The UK Is Descending Into Transphobia. How to get out.

Last year we published a piece here entitled “The USA is sliding into fascism. How to get out”. Behind the sensational title lay the worrying truth that we believe that the USA is heading towards a very dark place indeed, and that we would thus urge all American trans people to either get out or make a plan for getting out. But the USA isn’t our only country of concern that has embarked on a path away from being a safe place for trans people.

An "adult human female" sticker, part of a transphobic hate campaign.
Campaigns such as this one are part of the UK’s ever-growing atmosphere of transphobia. (Rubbish computer, CC BY-SA 4.0)

Next on our list is the United Kingdom, a country which has over the last decade witnessed an explosion of institutionalised transphobic hate speech from within the media and in high-level politics coupled with a Conservative government that has swung progressively towards the far right. We have seen attacks on trans healthcare and particularly that for trans youth, worrying noises around the idea of bathroom bills, and most recently as this is being written the news that the London government will suppress Scottish gender recognition reform and place trans female prisoners in male prisons. Their continued erosion of human rights legislation as well as projected withdrawal from the European Court of Human Rights is of particular concern, and given that the transphobes have also infiltrated the opposition parties we expect to still be concerned for the situation of British trans people following the next general election.

Is It Time To Get Out, Or Just To Plan?

This thing won’t get you thrown off a plane. (Swapnil1101, Public domain),

Given that the events outlined in the previous paragraph paint such a bleak picture for British democracy, it might seem as though it would be imperative for trans people to leave. For all that though, we’re not quite at the point of advising a quick flight and we are not providing financial support to help British people. If there’s a silver lining in the cloud it’s that on-the-ground safety has not yet reached a crisis point, and despite a worrying increase in reported anti-LGBT hate crime the UK is still largely a safe place in which to be trans when compared to the countries in which we do most of our work. British TV news channels may unquestioningly give a platform to TERFs campaigning for us to be excluded from the Equality Act, but they do not approach the excesses of their American counterparts in platforming armed far-right militias and calling for our lynching.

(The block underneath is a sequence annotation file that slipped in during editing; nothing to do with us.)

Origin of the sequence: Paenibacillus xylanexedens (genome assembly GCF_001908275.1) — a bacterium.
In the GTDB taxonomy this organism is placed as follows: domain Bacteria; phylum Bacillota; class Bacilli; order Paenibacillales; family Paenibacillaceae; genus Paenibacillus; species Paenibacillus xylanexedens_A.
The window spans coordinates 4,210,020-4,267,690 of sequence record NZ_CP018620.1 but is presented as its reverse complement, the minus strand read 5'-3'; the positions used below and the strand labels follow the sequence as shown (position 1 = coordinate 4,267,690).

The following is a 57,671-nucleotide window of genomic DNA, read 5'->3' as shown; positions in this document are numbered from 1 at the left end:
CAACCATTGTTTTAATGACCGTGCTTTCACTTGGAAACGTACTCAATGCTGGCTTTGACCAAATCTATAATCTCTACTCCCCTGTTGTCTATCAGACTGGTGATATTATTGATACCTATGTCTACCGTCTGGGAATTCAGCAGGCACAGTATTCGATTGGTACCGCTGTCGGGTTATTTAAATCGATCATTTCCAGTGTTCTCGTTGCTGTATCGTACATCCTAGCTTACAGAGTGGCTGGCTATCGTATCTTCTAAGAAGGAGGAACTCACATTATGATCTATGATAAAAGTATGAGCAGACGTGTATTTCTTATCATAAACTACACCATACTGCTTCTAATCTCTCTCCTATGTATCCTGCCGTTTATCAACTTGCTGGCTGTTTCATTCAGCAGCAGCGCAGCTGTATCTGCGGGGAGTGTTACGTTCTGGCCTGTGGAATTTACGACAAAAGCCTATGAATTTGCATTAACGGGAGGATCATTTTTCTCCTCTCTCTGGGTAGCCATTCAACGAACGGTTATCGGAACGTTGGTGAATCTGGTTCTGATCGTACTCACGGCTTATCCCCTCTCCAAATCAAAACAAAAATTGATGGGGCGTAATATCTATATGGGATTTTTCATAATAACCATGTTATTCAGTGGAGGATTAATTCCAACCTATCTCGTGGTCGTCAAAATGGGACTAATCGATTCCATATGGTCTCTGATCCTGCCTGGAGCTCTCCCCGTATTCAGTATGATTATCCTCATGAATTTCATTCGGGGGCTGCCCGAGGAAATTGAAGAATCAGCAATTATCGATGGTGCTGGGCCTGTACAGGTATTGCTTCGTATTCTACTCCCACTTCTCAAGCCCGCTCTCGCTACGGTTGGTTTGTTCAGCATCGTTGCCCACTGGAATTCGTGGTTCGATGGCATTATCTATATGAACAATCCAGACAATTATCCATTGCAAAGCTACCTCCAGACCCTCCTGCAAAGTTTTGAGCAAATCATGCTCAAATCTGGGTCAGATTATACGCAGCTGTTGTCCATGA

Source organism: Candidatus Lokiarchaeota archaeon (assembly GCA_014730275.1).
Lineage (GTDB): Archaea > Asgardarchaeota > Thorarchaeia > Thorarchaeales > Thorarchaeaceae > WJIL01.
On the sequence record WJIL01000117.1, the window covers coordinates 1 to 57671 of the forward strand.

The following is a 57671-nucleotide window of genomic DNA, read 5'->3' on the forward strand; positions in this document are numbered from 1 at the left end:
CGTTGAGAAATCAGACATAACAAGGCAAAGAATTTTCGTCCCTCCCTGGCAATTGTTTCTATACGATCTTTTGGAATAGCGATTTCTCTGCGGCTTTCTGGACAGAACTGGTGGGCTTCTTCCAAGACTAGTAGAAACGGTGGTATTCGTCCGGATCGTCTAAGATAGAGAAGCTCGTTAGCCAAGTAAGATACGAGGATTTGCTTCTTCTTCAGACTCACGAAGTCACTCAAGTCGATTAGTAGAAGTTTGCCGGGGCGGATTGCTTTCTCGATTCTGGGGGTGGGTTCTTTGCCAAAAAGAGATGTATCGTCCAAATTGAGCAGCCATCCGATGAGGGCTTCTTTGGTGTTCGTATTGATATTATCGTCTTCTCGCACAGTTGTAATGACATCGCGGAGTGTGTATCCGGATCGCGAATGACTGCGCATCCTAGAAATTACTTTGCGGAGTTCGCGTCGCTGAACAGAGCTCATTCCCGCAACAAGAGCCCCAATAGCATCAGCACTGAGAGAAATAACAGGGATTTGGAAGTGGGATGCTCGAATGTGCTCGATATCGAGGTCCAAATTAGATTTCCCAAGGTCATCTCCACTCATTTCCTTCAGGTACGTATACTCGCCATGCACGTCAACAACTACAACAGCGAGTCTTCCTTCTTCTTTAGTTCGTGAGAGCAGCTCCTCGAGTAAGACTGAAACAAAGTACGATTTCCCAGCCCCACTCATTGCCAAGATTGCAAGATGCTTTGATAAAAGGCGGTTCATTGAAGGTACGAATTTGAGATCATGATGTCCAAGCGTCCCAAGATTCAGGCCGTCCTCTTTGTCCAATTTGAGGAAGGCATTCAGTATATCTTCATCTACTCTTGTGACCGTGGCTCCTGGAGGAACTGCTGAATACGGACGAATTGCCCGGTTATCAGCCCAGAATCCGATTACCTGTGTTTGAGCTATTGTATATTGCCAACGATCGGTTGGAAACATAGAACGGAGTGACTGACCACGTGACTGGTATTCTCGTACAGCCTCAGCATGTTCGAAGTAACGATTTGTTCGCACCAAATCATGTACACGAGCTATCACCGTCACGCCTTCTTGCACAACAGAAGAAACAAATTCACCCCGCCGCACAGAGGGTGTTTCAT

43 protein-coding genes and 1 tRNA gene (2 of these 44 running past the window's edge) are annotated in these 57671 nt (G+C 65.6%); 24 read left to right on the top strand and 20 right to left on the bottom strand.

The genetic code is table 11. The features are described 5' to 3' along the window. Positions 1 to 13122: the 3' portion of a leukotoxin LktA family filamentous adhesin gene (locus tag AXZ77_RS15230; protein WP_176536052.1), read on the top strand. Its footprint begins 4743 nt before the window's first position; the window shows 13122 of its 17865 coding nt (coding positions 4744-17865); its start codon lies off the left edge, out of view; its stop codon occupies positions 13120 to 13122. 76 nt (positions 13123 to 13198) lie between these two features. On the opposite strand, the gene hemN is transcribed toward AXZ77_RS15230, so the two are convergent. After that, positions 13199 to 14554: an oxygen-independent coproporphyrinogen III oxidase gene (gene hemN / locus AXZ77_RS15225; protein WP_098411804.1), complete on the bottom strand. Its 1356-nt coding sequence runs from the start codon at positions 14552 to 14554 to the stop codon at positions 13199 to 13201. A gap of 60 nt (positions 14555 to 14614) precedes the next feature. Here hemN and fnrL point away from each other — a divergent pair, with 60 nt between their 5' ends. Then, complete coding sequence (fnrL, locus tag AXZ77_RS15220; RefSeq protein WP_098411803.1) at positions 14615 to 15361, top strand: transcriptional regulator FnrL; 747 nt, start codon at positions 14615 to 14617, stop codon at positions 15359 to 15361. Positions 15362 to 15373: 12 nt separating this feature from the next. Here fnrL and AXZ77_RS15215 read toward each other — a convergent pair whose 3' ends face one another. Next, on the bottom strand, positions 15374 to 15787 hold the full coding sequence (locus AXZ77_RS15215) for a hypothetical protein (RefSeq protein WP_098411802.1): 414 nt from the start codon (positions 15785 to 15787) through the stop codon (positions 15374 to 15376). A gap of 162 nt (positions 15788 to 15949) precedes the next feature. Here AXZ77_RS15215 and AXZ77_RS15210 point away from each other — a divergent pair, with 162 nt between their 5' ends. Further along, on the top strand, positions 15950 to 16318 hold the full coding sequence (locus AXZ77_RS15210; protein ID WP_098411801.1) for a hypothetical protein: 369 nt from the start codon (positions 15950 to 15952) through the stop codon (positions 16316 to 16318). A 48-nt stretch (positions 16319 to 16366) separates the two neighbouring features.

British passport holders will never be refused access to an airliner merely because of their nationality, as would for example a citizen from a country associated with refugees in the minds of the authorities. Thus we do not immediately anticipate a situation in which the act of leaving would become impossible, as it is for a Syrian or a Yemeni. So for now it’s better to have somewhere to live and some means of income in the UK than it is to be penniless and homeless in another country.

Based on what we’ve said in the last two paragraphs then, we’d advise any UK person considering leaving to plan ahead and do their homework rather than booking a ticket and running without considering what happens next. Start at the very beginning and assess the threat level at which a move would become necessary, and use the intervening time to plan an exit with less need for huge resources. There’s the old analogy that a frog in water that is heated gently enough will not notice the temperature rise and jump out, instead boiling to death. Assessing the threat level means being aware enough to jump out of the water before it becomes too hot, and not being the boiling frog.

Putting The Wheels In Motion

Perhaps the easiest way to start your plan is to talk to the people around you about your need to get out. Your partner or family for example should be prepared for your plans, and understand their necessity. If it reaches a point at which you have to make the move then by doing this early you will have already ensured that those around you do not become impediments. Remember, the cis people around you will not be the ones under threat.

We all got our COVID vaccinations, make sure yours is up to date!

The next most easy piece of preparation is to ensure that you have the appropriate documentation. A passport is the obvious one, as is a COVID vaccine certification. Make sure you renew your British passport.

Further to that, look at your family tree. Do you have grandparents from another safe country, and can you apply for that passport? If so you’ve won the jackpot, because there’s your way out.

With those easy steps out of the way, it’s evident that whatever path you take will require some financing as well as careful planning. The good news here is two-fold: not all paths are as unaffordable as you think they are, and for now you have the luxury of time in which to start planning the monetary side as well as the details of your move. Saving money is hard, especially on a low income, but if you can find any way to do so, put it into action.

Then, and perhaps most importantly, you should think about what happens once you have left the UK. How are you going to live, how are you going to support yourself? Are your skills transportable, would you be able to get a job somewhere else? Great news if you’re an in-demand software developer, but not necessarily cause for despair if you’re unsure how you’d manage this. You have the luxury of some time, use it to learn what you can. Consider everything, from something you can sell on Fiverr upwards, and try to develop it into something while you’re still in the UK. If nothing else, improving your employability works in the UK too.